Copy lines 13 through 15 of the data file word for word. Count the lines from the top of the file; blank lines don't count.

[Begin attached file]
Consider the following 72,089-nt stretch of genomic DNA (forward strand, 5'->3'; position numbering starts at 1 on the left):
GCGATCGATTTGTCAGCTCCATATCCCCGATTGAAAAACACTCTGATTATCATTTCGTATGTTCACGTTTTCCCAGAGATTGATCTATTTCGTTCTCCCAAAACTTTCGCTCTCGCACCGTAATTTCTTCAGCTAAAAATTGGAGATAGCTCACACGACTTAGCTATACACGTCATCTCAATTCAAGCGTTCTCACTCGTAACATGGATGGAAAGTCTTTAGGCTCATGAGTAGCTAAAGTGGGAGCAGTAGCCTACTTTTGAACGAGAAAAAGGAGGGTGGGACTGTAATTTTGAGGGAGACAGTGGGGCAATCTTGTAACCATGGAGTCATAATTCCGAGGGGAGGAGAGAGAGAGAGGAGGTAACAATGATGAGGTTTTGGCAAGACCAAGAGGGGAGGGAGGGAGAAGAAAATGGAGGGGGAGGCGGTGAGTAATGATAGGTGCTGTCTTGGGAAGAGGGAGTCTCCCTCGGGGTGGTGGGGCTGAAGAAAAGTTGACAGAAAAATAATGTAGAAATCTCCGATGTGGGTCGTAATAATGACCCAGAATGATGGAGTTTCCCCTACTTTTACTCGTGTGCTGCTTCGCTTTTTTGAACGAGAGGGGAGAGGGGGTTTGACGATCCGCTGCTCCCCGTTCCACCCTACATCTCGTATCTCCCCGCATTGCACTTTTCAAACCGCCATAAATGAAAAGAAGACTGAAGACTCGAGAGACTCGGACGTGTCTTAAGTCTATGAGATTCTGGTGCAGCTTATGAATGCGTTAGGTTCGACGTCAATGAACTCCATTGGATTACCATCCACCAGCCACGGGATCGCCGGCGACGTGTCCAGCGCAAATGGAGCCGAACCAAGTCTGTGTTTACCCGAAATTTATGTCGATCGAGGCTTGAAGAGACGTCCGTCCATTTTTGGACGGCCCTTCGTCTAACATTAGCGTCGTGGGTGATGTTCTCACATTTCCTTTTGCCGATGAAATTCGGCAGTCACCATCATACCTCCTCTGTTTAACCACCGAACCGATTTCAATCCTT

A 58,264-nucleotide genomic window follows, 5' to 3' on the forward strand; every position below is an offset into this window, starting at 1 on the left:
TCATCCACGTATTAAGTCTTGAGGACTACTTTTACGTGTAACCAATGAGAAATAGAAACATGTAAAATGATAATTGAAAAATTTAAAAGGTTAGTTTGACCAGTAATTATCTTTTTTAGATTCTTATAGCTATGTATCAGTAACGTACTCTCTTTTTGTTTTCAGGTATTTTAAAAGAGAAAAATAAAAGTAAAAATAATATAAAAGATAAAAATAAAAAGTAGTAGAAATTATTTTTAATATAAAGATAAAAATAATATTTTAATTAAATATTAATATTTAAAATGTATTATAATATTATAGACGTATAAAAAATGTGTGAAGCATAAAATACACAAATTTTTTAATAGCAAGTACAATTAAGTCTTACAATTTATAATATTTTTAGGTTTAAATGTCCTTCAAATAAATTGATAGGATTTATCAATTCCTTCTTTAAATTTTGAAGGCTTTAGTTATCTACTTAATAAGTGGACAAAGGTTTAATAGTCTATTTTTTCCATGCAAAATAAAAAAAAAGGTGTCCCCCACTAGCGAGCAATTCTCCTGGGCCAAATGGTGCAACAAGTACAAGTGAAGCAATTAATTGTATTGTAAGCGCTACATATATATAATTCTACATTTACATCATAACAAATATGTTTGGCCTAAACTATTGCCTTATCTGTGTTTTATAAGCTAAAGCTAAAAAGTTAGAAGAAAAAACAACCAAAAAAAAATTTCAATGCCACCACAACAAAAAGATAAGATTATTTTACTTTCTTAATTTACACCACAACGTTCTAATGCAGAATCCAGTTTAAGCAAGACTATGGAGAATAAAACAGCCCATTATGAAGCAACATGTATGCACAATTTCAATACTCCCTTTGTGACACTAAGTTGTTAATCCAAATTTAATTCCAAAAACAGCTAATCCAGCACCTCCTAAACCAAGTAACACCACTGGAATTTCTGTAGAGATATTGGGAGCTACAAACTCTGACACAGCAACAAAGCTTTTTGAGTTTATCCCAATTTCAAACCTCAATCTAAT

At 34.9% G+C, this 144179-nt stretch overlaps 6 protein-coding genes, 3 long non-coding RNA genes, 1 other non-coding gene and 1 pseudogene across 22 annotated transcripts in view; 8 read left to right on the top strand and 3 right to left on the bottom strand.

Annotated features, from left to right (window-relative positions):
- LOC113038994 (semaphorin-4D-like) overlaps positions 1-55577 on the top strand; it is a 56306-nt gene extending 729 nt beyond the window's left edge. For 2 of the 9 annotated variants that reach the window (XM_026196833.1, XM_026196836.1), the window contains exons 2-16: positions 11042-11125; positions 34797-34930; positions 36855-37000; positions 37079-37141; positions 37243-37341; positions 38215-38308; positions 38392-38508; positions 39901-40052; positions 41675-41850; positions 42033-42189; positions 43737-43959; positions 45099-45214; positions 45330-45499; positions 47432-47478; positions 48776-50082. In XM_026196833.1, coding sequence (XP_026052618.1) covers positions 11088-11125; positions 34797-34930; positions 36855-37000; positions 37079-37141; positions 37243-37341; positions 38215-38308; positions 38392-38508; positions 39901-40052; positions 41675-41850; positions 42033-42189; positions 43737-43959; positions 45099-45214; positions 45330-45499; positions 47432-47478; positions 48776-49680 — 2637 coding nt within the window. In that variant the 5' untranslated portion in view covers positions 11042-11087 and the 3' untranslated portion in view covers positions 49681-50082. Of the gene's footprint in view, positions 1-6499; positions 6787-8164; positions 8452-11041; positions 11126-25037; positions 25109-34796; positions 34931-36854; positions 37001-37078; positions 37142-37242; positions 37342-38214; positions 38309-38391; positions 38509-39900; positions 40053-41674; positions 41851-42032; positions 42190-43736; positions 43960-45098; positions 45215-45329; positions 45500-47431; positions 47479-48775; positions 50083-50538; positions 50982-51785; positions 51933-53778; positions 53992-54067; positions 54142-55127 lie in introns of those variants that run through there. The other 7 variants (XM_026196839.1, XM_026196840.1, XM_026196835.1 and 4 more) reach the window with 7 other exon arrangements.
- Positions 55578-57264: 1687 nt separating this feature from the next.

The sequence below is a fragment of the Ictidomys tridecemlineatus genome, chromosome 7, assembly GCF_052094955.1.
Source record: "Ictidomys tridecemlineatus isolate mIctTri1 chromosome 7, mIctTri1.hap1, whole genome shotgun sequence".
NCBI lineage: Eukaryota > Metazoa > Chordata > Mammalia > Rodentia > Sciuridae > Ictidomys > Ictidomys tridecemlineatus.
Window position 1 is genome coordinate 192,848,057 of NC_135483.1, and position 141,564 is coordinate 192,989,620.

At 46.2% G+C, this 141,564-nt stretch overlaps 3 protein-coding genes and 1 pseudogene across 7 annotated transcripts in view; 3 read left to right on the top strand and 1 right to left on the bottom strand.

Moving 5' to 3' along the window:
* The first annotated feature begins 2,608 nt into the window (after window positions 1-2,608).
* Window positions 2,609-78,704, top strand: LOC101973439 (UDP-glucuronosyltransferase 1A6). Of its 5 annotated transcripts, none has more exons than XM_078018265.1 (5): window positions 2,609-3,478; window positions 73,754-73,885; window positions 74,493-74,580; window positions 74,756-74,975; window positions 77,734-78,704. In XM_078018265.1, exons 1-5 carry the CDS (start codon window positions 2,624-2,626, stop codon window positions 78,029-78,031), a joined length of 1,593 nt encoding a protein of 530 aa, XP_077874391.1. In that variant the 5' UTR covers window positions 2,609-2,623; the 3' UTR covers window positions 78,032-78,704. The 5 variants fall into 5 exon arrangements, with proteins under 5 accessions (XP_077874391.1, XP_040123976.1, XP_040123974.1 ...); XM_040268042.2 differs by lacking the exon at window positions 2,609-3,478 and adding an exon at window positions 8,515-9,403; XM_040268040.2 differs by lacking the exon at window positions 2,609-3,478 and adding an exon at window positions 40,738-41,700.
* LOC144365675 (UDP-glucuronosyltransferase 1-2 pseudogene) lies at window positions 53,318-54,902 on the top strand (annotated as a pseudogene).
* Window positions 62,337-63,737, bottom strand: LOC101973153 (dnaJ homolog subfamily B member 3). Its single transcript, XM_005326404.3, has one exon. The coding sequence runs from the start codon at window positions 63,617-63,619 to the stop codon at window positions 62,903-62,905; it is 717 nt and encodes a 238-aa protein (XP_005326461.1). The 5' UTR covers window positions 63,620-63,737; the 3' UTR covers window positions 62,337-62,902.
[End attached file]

At 46.2% G+C, this 141,564-nt stretch overlaps 3 protein-coding genes and 1 pseudogene across 7 annotated transcripts in view; 3 read left to right on the top strand and 1 right to left on the bottom strand.

Moving 5' to 3' along the window:
* The first annotated feature begins 2,608 nt into the window (after window positions 1-2,608).